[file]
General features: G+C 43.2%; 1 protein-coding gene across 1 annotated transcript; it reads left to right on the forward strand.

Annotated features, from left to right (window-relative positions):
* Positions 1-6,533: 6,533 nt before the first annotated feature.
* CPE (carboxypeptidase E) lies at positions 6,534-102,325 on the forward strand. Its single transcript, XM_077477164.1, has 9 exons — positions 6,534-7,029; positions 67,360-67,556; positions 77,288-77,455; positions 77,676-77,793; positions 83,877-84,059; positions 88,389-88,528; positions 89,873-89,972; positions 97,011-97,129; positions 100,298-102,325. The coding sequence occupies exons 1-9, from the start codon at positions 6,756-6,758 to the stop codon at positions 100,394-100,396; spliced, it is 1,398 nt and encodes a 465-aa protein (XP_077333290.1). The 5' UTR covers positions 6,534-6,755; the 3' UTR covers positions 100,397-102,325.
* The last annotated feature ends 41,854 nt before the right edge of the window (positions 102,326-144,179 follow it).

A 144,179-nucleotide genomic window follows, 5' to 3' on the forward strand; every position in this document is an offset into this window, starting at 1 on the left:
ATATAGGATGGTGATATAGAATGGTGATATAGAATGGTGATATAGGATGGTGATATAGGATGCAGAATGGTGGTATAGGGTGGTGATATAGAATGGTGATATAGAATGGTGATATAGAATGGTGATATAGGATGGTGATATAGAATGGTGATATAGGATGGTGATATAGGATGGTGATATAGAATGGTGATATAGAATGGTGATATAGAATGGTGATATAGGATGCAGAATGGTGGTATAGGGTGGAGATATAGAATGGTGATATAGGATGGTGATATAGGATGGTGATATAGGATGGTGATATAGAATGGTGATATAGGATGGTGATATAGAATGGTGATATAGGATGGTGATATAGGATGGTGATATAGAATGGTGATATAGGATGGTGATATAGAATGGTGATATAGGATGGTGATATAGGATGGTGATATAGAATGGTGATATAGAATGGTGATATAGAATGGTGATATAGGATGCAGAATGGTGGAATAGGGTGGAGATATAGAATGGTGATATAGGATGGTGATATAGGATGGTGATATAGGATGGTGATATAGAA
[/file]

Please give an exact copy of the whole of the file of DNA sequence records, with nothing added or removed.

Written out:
General features: G+C 43.2%; 1 protein-coding gene across 1 annotated transcript; it reads left to right on the forward strand.

Annotated features, from left to right (window-relative positions):
* Positions 1-6,533: 6,533 nt before the first annotated feature.
* CPE (carboxypeptidase E) lies at positions 6,534-102,325 on the forward strand. Its single transcript, XM_077477164.1, has 9 exons — positions 6,534-7,029; positions 67,360-67,556; positions 77,288-77,455; positions 77,676-77,793; positions 83,877-84,059; positions 88,389-88,528; positions 89,873-89,972; positions 97,011-97,129; positions 100,298-102,325. The coding sequence occupies exons 1-9, from the start codon at positions 6,756-6,758 to the stop codon at positions 100,394-100,396; spliced, it is 1,398 nt and encodes a 465-aa protein (XP_077333290.1). The 5' UTR covers positions 6,534-6,755; the 3' UTR covers positions 100,397-102,325.
* The last annotated feature ends 41,854 nt before the right edge of the window (positions 102,326-144,179 follow it).

A 144,179-nucleotide genomic window follows, 5' to 3' on the forward strand; every position in this document is an offset into this window, starting at 1 on the left:
ATATAGGATGGTGATATAGAATGGTGATATAGAATGGTGATATAGGATGGTGATATAGGATGCAGAATGGTGGTATAGGGTGGTGATATAGAATGGTGATATAGAATGGTGATATAGAATGGTGATATAGGATGGTGATATAGAATGGTGATATAGGATGGTGATATAGGATGGTGATATAGAATGGTGATATAGAATGGTGATATAGAATGGTGATATAGGATGCAGAATGGTGGTATAGGGTGGAGATATAGAATGGTGATATAGGATGGTGATATAGGATGGTGATATAGGATGGTGATATAGAATGGTGATATAGGATGGTGATATAGAATGGTGATATAGGATGGTGATATAGGATGGTGATATAGAATGGTGATATAGGATGGTGATATAGAATGGTGATATAGGATGGTGATATAGGATGGTGATATAGAATGGTGATATAGAATGGTGATATAGAATGGTGATATAGGATGCAGAATGGTGGAATAGGGTGGAGATATAGAATGGTGATATAGGATGGTGATATAGGATGGTGATATAGGATGGTGATATAGAA